Pakistan on Friday arrested 22 tribesman it holds collectively responsible for the kidnapping of eight government officials in South Waziristan.
Pakistan's tribal areas, which include South Waziristan, are governed by colonial-era legislation under which relatives, tribesmen and neighbours of suspects can be arrested and detained for years without trial for a crime committed by another.
Eight officials from the Fata Development Authority (FDA) which operates in federally administered tribal areas were abducted on Thursday.
"We have arrested 22 tribesmen to put pressure for the release of the eight FDA officials as the kidnapping took place in their area and it is their collective responsibility to help authorities in the recovery," Masood Khan, a political officer said.
No group has claimed responsibility for the abduction of the officials yet.
The South Waziristan enclave on the Afghan border forms one-fifth of the Federally Administered Tribal Areas and is governed under a system inherited from Britain.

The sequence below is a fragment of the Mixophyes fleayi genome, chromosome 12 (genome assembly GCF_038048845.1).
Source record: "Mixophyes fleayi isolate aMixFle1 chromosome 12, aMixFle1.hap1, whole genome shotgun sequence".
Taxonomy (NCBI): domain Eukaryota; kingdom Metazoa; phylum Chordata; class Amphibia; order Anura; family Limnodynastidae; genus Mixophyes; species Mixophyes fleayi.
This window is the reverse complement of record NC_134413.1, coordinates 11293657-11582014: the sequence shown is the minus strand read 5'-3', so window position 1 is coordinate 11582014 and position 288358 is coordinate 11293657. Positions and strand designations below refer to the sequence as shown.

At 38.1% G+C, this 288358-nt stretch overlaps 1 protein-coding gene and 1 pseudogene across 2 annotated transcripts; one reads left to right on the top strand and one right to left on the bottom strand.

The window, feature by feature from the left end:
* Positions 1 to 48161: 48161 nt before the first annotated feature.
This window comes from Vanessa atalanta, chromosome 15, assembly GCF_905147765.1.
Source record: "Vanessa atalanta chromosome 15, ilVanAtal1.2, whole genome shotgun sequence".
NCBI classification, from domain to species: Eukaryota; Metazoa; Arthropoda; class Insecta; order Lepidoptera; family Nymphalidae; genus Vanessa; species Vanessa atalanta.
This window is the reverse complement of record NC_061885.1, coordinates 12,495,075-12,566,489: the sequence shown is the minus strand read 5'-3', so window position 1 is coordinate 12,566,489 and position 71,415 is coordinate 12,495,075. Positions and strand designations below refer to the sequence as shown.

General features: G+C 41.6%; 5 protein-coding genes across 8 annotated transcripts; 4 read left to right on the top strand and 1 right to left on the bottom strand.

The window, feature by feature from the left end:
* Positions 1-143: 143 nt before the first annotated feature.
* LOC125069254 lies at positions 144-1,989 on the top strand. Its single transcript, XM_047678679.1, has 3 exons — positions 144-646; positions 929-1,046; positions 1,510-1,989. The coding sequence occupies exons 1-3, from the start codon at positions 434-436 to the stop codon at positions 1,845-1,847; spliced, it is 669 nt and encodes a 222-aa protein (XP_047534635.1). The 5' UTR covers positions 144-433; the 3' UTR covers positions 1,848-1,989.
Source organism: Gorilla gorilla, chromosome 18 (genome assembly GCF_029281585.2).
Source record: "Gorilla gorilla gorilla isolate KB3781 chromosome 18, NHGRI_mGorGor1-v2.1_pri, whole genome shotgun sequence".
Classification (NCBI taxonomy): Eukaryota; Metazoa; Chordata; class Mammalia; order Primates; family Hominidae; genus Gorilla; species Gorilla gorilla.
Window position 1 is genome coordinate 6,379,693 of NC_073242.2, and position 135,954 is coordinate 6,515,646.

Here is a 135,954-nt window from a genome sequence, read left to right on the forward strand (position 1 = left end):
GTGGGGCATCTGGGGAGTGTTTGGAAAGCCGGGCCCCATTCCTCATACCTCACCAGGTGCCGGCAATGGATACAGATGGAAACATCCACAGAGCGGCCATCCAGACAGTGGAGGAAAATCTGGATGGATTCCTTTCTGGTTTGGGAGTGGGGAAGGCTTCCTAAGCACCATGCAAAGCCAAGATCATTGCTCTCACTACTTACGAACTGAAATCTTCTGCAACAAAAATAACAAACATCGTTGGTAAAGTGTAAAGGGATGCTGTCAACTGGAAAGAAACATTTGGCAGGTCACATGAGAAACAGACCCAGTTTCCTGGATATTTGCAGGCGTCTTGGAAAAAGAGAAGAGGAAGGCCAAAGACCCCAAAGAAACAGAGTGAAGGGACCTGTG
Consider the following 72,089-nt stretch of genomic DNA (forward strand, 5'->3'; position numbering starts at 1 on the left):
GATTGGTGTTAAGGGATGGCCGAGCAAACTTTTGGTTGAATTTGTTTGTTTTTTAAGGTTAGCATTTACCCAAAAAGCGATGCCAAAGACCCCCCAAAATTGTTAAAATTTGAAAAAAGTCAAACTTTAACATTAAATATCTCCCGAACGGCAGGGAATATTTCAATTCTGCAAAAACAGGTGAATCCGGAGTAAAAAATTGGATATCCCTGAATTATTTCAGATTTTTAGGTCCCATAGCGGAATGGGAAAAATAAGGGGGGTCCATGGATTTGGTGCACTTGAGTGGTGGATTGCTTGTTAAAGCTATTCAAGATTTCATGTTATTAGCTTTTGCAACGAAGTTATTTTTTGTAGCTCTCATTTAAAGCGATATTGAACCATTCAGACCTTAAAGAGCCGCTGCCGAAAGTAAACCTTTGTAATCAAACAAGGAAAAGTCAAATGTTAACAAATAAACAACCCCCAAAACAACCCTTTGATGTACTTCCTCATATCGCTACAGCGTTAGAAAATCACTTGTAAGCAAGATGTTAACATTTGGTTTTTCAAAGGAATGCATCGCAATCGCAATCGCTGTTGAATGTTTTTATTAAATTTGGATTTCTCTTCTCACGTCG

Government-appointed political agents rule through the Pashtun tribes and collect and distribute revenue with little oversight. The people have limited rights.
While the Pakistani Army backed the Taliban in Afghanistan in the 1990s and has supported militants fighting Indian rule in the disputed Kashmir region, it found itself under attack in South Waziristan.
Decades of resentment felt by the population and a US bombing campaign on the Afghan border following the September 11, 2001, attacks on the United States spawned a generation of Pakistani militants who used South Waziristan to launch assaults against the state and US-led forces in Afghanistan.
In 2009, Pakistan's army ordered the biggest offensive yet, pouring 40,000 troops into South Waziristan in a bid to tip the balance of the fighting there. The offensive displaced almost half a million people as homes, schools and hospitals were turned into hideouts by militants and civic amenities were destroyed.